The word ponder holds a special place for me.
Years ago when I had come home from my first summer trip to a foreign land in the name of One who loved all, I needed to write a newsletter to supporters.
I could not adequately express how the weeks had touched me. Changed me. Confirmed the trajectory of my future. What clip art (yes, I’m that old) should I use? I looked at a page of images our organization sent to be cut out and taped into blank spots in our newsletters— what picture could capture the mysterious way you can change forever in a summer? In ways that make no sense, even to you? Of how a heart can explode and be more whole by a world never known before?
I did the only thing I knew to do. I said I was like Mary pondering all these things in my heart.
This week I pulled out the familiar text from Luke to read it more slowly, to wait and see what Jesus might have for us as a community.
You know the text well. The decree is issued so Joseph takes his pregnant betrothed, Mary, to his home town. The time came and she gave birth, wrapping her son in clothes and placing him in a manger.
Nearby, the shepherds were trying to stay awake, keeping the flocks safe. When, much to their surprise, an angel of the Lord appeared and, picture it with me, the glory of the Lord shone around them. The glory of the Lord in the night sky, the glory of the Lord around sheep, glory bouncing off of rocks, glory up to the angel.
The glory of the Lord.
“Do not be afraid. I bring you good news of great joy.”
And without warning a great company of angels appeared. “Glory to God in highest heavens!” Here I wonder what it was really like, the text simply says, “When the angels had left them.” How did they leave? Floating up? Flying away? One-by-one? Did they vanish or say goodbye? Does it matter? I’m just curious.
Let’s go! So they do.
They found Mary, Joseph, and the baby. “When they had seen them, they spread the word concerning what had been told them about this child,and all who heard it were amazed at what the shepherds said.”
I picture Mary, still bleeding, sweaty, exhausted, but also exhilarated and feeling the mama bear she now is, greeting these strangers. These coarse men, full of joy and unable to stop talking over each other, standing there, in all their excited energy and then they were off. Like the glory of the Lord, the story of the Lord began to spread, unable to be contained in that small space.
Here is where the text surprised me. I looked at multiple commentaries to see if any offered insight and not one of them mentioned it. So, I don’t want to stray too far or read into the text. Why is Mary treasuring and pondering mentioned in the midst of all the shepherd activity and not saved until the end, as a nice quiet conclusion? We get the pondering line and then “The shepherds returned, glorifying and praising God for all the things they head heard and seen, which were just as they had been told.”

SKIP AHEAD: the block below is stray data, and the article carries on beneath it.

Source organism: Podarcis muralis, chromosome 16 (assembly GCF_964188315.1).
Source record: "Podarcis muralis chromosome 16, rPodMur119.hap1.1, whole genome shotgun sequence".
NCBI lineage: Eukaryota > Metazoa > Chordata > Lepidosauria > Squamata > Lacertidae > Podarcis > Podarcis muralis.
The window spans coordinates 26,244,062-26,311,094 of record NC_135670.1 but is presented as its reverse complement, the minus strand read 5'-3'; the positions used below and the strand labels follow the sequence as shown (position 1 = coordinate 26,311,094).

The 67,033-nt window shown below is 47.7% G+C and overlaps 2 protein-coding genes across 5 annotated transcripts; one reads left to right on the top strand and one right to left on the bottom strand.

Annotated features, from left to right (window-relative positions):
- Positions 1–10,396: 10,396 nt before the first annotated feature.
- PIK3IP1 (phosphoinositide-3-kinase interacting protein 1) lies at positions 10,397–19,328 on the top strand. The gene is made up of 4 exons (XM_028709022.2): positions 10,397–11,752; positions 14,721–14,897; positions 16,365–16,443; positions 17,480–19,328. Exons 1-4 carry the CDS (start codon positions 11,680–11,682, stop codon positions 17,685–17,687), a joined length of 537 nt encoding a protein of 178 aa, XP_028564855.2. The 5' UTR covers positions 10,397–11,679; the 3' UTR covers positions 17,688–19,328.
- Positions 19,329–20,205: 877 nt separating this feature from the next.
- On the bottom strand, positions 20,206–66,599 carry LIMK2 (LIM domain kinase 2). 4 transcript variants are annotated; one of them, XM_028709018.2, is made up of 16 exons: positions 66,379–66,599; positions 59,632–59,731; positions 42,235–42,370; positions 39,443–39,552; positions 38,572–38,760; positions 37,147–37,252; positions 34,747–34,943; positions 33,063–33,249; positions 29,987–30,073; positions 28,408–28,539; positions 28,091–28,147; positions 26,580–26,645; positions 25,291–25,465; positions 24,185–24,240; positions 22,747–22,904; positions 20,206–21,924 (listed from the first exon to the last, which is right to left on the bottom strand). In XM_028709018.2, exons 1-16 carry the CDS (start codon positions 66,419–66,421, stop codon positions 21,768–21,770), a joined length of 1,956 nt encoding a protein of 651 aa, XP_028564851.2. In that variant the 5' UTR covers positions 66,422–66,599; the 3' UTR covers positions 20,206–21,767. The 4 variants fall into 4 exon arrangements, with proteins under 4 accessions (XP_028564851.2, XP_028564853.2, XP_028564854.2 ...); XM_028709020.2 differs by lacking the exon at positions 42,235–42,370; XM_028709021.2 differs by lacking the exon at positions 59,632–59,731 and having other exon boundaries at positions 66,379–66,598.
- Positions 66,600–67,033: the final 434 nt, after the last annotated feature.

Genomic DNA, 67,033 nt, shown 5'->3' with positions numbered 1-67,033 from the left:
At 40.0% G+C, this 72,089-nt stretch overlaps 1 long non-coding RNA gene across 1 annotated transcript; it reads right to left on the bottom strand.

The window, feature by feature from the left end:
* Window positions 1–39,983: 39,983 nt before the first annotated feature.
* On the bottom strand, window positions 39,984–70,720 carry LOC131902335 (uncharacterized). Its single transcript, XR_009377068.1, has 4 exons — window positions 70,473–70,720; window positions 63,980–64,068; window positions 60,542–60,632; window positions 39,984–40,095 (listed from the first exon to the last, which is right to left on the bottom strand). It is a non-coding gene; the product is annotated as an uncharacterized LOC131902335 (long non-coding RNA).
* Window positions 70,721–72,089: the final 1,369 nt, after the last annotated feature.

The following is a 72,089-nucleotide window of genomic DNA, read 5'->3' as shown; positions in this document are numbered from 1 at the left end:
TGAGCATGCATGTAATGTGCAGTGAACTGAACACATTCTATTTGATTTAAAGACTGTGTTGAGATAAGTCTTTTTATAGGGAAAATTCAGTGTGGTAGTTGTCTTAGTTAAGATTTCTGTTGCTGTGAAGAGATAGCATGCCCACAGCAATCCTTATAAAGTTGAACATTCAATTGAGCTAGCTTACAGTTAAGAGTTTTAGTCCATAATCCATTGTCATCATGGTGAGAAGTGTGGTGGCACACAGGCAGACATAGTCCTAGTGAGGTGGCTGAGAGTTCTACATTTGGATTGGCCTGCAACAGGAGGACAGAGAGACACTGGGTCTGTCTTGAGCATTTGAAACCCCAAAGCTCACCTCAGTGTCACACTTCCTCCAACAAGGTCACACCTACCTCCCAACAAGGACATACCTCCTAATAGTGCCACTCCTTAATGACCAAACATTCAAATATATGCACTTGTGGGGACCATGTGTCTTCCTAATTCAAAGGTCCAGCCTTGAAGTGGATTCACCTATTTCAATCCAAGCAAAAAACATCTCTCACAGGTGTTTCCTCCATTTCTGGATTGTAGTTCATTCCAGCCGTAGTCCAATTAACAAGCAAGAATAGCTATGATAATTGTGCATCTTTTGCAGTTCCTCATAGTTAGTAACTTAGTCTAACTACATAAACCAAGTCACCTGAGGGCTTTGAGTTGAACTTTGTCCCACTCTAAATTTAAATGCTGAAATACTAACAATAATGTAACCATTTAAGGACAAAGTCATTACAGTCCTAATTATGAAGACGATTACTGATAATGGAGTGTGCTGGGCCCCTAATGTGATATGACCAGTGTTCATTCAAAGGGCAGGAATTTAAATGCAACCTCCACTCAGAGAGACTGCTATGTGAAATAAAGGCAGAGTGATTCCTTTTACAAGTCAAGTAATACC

As the text continues, eight days pass and it is time to circumcise the baby.
Ponder offers us two lessons from this text.
First, treasuring and pondering seem to be related. But Mary treasured up all these things and pondered them in her heart. Pondering slows us down and helps us to focus on what is worth treasuring.
But more importantly, pondering can happen in the midst of chaos. In the midst of the story, when strangers show up and you’re sweaty and tired. When activity swirls. I think this is why treasuring and pondering are mentioned, more like an off handed comment, in the midst of all the shepherd activity. Pondering is such a calming, private word, that I can be lulled into thinking it can only occur in calming private moments.
Don’t get me wrong, I find it easier to ponder at the edges of the day, when the light is changing. Or when I have a moment alone. But I wonder if that’s because I haven’t practiced treasuring and pondering in the midst of the activity of my day. When the kids are loud or the internet isn’t working or plans have to altered . . . again. When the begging won’t stop and the needs seem endless and the funding has fallen through . . . again. When the whispers in your heart wonder if God is good and the disappointment comes as regularly as the tides crashing on the beaches and no one sees your misery.
Perhaps I have confused external circumstances with internal ones.
Perhaps you have too.
Perhaps, we as a community have as well. We’ve slowed down this month with a quiet Thursday (or Wednesday depending where you are in the world). Sometimes, it’s true, we need our external circumstance to help teach our internal states. So we’re trying; we’re trying together to treasure and ponder.
Lord help us. May we be your children who treasure and ponder your goodness to us, in the midst of the chaos of our days.
What have you been treasuring and pondering this season?
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